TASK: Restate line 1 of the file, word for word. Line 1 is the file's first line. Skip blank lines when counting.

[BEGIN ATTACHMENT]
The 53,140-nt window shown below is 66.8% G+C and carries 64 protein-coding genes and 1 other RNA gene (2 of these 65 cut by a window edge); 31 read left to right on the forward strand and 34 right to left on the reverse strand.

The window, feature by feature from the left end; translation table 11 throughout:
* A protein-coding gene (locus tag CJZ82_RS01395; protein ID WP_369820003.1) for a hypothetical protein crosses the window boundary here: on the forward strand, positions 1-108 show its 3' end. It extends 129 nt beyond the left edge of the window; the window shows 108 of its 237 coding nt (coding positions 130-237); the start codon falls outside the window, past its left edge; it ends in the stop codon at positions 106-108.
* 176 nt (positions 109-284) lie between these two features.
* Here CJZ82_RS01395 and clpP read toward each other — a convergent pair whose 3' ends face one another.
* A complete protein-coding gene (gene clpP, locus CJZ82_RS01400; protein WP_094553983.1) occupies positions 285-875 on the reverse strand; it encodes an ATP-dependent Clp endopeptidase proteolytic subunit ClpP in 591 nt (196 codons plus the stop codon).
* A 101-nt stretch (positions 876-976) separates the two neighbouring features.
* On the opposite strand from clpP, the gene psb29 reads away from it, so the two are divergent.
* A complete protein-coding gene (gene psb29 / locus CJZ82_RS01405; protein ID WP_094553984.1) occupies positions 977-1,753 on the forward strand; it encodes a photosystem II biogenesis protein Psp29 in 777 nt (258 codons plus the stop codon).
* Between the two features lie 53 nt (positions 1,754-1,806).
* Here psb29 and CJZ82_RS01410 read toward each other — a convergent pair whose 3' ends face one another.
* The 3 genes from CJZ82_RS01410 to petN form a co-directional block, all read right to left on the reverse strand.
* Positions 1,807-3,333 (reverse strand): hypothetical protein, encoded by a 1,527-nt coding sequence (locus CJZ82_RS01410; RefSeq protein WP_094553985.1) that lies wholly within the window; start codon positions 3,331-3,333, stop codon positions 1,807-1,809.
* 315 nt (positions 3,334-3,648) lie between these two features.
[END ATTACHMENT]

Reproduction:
The 53,140-nt window shown below is 66.8% G+C and carries 64 protein-coding genes and 1 other RNA gene (2 of these 65 cut by a window edge); 31 read left to right on the forward strand and 34 right to left on the reverse strand.